Additionally, steps should be taken to make finding books at Weldon library easier. Better access to materials in the stacks could be achieved by having better (by which we mean larger and more obvious) signage, phones on each floor that connect to the reference desk or a librarian, a book finder application (similar to Ryerson University, where one can pinpoint the physical location of a book via a digital map), or the presence of a roving librarian to check in with students. Improved signage to indicate stairwells would also make Weldon easier to navigate, as its overall layout is not intuitive.

Western Libraries could improve its relationship with the LIS and Western community as a whole is through open and regular communication. Western Libraries must make it a priority to use social media sites effectively to open up dialogue with students and make the library seem more accessible, friendly, and dynamic. Even the option to subscribe to an electronic newsletter would be helpful for students and faculty. The fact that Western Libraries does not engage the larger community in any meaningful way—with the exception of the LibQual survey—is extremely problematic. Not only does this further denigrate the importance of the library’s collections and physical space, but it removes a valuable opportunity to solicit feedback from the campus community. Although Western Libraries exists to serve the needs of faculty and staff, it is failing to communicate how it does so. Rather than communicate through isolated communication channels, a holistic communication strategy needs to be developed to keep the Western University community informed about library services and that also invites feedback and participation.

Finally, we believe that it is of the utmost importance that Western Libraries takes an active role in educating students and faculty about copyright and fair dealing. As the schools moves forward by ending its agreement with Access Copyright, Western Libraries must provide education and guidance about user rights when it comes to using copyrighted works for educational purposes. The current Copy and Copyright: A Guide for Students, Professors and Staff at Western University on the Western Libraries website provides an email address for Access Copyright as a contact for more information. An impartial librarian should be the person who educates and supports students and faculty about user rights and copying guidelines, not a third party with a vested interest.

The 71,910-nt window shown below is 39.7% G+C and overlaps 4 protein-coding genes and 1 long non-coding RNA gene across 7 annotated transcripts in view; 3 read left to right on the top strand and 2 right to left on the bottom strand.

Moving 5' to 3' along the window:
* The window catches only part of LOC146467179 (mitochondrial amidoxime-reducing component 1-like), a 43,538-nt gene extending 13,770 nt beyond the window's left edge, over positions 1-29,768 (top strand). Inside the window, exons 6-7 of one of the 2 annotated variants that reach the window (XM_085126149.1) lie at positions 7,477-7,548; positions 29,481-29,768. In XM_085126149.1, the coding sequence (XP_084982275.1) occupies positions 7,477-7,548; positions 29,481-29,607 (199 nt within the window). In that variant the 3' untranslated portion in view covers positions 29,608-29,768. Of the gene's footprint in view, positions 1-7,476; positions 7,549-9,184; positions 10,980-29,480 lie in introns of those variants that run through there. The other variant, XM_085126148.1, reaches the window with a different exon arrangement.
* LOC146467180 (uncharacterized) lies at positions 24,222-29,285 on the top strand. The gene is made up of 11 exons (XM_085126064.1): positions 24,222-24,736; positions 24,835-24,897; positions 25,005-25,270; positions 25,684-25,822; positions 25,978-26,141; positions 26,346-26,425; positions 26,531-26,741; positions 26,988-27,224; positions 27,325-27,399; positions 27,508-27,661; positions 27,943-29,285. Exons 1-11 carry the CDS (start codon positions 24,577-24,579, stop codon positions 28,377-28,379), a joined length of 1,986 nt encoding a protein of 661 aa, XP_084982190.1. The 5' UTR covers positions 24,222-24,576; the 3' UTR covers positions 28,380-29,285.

Additionally, Western Libraries should offer regular sessions about copyright to faculty members and graduate students, because information about copyright must be easy to find and comprehend. Universities that have excellent resources about copyright include the Robertson Library at the University of Prince Edward Island, the Dr. John Archer Library at the University of Regina, and Ryerson University Library and Archives. These resource sites are easy to find, emphasize the flexible nature of fair dealing, offer on-campus contacts and services that can help provide more information, and most importantly, they reassure the community that the library will support their user’s rights.

As Western Library users, future and current library professionals, and members of the Western University community, we appreciate this invitation to offer our insights into the current service and facilities of Western Libraries. We hope that you find our comments useful when conducting your review.


Matthew Barabash
Elizabeth Blackall
Anastasia Gould
Lukas Miller
Ali Versluis
Jessica Windsor
Elsa Wong
Kathryn Ziedenberg

on behalf of the Progressive Librarians Guild – London Chapter